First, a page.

To investigate the effect of CEP-33779 on levels of pSTAT and cytokines in the paws of treated mice, a method was developed whereby synovial fluid and cellular joint extracts could be obtained from the paws and ankles of diseased animals for analysis using multiplex bead arrays . On the basis of the activity of CEP-33779 as a JAK2 inhibitor, pSTAT5, pSTAT3, and possibly pSTAT1 were hypothesized to be reduced in the paws of treated mice as previously suggested on the basis of in vitro and in vivo experiments (Figures 1A and 1B and data not shown). Using multiplex bead kits, it was determined that measurement of pSTAT was similar and more quantitative than using Western blot analysis alone. Consequently, multiplex analysis was used as the primary method of measuring pSTAT for all further studies reported here .
CAIA model joint inflammation histopathology scoresa
1.55 ± 0.07
3.12 ± 0.71
2.50 ± 1.00
1.65 ± 0.47
2.00 ± 0.81
1.12 ± 0.85
1.75 ± 0.95
CEP-33779 10 mg/kg
1.39 ± 0.38
3.40 ± 2.07
2.30 ± 1.30
1.70 ± 1.09
2.40 ± 1.34
1.30 ± 0.97
1.60 ± 1.14
CEP-33779 30 mg/kg
1.12 ± 0.88
0.75 ± 0.95
0.62 ± 0.47*
0.87 ± 0.62
0.25 ± 0.50*
0.00 ± 0.00
0.12 ± 0.25*
CEP-33779 55 mg/kg
2.05 ± 0.07
0.70 ± 0.44*
0.60 ± 0.41**
0.30 ± 0.72*
0.30 ± 0.44*
0.00 ± 0.00*
0.20 ± 0.27*
Dex 1.5 mg/kg
0.98 ± 0.44
1.00 ± 0.79
0.50 ± 0.35**
0.70 ± 0.44
0.40 ± 0.54*
0.10 ± 0.22
0.30 ± 0.44*
Compared to vehicle
*P < 0.05
**P < 0.01
***P < 0.001
Inhibiting JAK2 slows the progression of chronic CIA and reduces the generation of disease-promoting Th1 cells
CIA model joint inflammation histopathology scoresa
3.00 ± 0.00
3.67 ± 1.52
2.50 ± 0.50
2.66 ± 0.57
2.66 ± 0.57
1.66 ± 0.57
2.83 ± 0.28
Compound A 30 mg/kg
2.50 ± 0.57
4.62 ± 0.75
2.75 ± 0.50
2.50 ± 0.40
2.75 ± 0.50
2.37 ± 0.94
2.12 ± 0.25
Compound A 55 mg/kg
1.83 ± 0.76
2.83 ± 1.60
1.33 ± 1.04
1.83 ± 1.15
1.00 ± 0.86
0.83 ± 0.76
0.66 ± 0.57*
Compound A 100 mg/kg
1.83 ± 0.28
2.33 ± 1.52
1.50 ± 0.50
1.66 ± 0.57
1.50 ± 0.86
0.66 ± 1.15
1.33 ± 0.57**
Dex 1.5 mg/kg
2.25 ± 0.95
3.12 ± 2.09
1.37 ± 0.94
1.50 ± 1.08
1.25 ± 0.86
0.75 ± 0.64
1.00 ± 0.81**
Compared to vehicle
*P < 0.05
**P < 0.01
***P < 0.001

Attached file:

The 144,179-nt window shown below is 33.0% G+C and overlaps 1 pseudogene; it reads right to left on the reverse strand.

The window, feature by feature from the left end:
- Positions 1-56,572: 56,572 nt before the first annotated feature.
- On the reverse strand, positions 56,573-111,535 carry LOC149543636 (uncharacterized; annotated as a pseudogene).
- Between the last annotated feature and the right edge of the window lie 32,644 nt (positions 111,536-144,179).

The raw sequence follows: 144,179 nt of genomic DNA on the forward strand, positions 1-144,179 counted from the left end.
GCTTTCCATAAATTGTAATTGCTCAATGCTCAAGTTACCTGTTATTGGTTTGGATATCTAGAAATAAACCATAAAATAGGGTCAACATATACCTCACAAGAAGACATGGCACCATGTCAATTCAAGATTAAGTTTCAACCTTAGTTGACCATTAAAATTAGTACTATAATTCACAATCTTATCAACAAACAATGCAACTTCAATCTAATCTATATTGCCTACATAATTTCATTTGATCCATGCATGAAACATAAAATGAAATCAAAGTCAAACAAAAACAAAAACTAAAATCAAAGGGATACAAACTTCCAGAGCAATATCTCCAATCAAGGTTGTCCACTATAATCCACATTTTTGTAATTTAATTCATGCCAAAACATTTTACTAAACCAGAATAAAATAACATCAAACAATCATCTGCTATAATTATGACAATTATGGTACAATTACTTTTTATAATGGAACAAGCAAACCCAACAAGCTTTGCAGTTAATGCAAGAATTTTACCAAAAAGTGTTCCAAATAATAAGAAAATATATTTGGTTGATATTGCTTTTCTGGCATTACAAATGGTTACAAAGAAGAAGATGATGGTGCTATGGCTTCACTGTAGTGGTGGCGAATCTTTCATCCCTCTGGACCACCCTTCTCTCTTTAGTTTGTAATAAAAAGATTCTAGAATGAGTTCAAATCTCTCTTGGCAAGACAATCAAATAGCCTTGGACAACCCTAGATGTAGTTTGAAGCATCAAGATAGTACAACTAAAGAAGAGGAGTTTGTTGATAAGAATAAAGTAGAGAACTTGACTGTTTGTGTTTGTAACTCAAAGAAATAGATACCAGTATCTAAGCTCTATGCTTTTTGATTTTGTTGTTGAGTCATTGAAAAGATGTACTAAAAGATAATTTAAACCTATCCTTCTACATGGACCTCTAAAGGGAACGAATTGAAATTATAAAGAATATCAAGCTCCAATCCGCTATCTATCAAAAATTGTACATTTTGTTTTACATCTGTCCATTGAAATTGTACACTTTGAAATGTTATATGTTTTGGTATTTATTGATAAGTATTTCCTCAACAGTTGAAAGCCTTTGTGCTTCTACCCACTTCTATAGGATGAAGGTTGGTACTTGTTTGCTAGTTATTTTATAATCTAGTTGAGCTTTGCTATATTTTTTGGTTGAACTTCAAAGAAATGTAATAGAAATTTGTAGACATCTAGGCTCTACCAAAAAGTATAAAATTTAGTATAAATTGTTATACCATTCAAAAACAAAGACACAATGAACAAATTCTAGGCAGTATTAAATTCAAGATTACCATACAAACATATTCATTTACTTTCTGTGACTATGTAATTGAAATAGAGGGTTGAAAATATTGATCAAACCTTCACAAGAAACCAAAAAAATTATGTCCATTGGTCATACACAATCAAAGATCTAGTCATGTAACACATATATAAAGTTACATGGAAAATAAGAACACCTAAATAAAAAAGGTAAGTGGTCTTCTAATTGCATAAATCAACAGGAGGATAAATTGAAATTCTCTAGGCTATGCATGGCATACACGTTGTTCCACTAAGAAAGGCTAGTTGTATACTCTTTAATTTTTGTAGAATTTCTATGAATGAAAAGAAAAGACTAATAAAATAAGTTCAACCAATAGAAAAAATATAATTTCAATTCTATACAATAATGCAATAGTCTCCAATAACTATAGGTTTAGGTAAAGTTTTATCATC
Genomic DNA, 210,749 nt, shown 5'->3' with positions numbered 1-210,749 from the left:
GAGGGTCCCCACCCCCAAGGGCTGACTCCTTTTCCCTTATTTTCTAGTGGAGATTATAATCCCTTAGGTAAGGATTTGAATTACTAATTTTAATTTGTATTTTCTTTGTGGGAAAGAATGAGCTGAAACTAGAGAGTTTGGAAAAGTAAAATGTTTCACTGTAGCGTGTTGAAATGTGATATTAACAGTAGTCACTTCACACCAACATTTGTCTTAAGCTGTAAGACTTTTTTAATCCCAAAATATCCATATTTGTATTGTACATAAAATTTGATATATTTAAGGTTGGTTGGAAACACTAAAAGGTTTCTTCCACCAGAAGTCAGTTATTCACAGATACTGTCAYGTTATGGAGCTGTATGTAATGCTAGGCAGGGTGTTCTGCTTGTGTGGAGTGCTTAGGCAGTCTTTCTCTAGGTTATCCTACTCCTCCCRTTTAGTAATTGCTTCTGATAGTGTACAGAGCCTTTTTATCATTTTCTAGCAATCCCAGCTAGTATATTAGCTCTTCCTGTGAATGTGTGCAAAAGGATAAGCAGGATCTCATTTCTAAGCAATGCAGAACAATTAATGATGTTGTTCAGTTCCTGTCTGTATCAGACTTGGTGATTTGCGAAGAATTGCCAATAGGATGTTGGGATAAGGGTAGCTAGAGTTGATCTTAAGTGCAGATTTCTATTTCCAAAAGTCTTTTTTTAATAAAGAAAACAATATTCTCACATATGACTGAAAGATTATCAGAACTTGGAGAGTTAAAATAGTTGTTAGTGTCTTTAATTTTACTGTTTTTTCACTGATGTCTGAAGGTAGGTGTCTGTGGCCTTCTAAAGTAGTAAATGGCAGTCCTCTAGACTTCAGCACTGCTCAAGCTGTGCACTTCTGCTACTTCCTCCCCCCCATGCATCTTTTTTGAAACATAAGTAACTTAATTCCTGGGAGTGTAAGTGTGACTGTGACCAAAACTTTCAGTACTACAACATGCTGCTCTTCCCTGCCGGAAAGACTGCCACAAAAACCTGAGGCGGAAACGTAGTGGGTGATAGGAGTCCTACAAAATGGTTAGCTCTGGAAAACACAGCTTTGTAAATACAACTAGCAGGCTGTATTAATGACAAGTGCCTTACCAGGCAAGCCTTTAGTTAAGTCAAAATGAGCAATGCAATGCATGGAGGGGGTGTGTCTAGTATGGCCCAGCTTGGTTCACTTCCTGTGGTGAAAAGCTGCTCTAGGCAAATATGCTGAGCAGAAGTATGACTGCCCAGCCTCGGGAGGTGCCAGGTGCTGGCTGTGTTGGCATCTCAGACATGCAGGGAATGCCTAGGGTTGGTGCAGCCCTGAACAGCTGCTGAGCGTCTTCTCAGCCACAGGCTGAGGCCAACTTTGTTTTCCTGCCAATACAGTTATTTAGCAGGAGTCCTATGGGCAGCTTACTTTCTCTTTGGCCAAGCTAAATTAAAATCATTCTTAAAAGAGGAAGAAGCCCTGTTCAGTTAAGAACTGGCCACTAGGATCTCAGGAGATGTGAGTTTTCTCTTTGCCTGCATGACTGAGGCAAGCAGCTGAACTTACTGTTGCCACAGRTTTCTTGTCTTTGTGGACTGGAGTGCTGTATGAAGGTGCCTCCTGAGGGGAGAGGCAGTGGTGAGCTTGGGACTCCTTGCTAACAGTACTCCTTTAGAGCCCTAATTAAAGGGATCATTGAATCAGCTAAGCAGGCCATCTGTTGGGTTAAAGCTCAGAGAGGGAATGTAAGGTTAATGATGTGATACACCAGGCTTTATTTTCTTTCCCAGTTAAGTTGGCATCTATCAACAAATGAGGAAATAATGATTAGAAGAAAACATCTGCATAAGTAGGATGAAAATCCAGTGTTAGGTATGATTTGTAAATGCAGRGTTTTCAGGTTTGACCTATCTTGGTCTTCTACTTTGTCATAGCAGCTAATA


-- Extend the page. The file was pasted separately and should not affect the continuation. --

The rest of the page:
Inhibition of cellular immunity with JAK2 inhibition using an air pouch inflammation model
Here we report the efficacy profile of CEP-33779, a highly selective, orally active, small-molecule inhibitor of JAK2 that we evaluated in two mouse models of RA. PD inhibition of JAK2 reduced mean paw edema and clinical scores in both the CIA and CAIA models of arthritis. Reduction in paw and serum cytokines correlated with reduced spleen CII-specific Th1 cell frequencies as measured by ex vivo IFNγ ELISPOT assays. Both models demonstrated histological evidence of disease amelioration upon treatment and reduced paw pSTAT3 levels. This study demonstrates the utility of using a potent and highly selective, orally bioavailable JAK2 inhibitor for the treatment of RA.
The CIA model is dependent on both T- and B-cell responses and, as in human RA, depends on the action of IL-6, demonstrating that CEP-33779 could modulate key immune cytokines involved in human disease [15, 37, 38]. Unlike the CIA model, the CAIA model has been shown not to be entirely dependent on IL-6, as arthritis can still be induced in mice deficient in this cytokine . However, surprisingly, robust activity of CEP-33779 was observed in the CAIA model, sometimes exceeding that of the standard-of-care agent Dex. The use of tocilizumab demonstrates how targeting cytokines can directly affect disease progression without overt immunosuppression . Other small molecules such as INCB028050 have also been reported to show a similar phenotype, that is, inhibition of IL-6 and disease without immunosuppression . It is possible that CEP-33779 works similarly to INCB028050, as both can inhibit immune cellular flux and cytokine release in acute inflammation mouse models (that is, delayed hypersensitivity for INCB028050 and the APM model for CEP-33779) (Figure 5).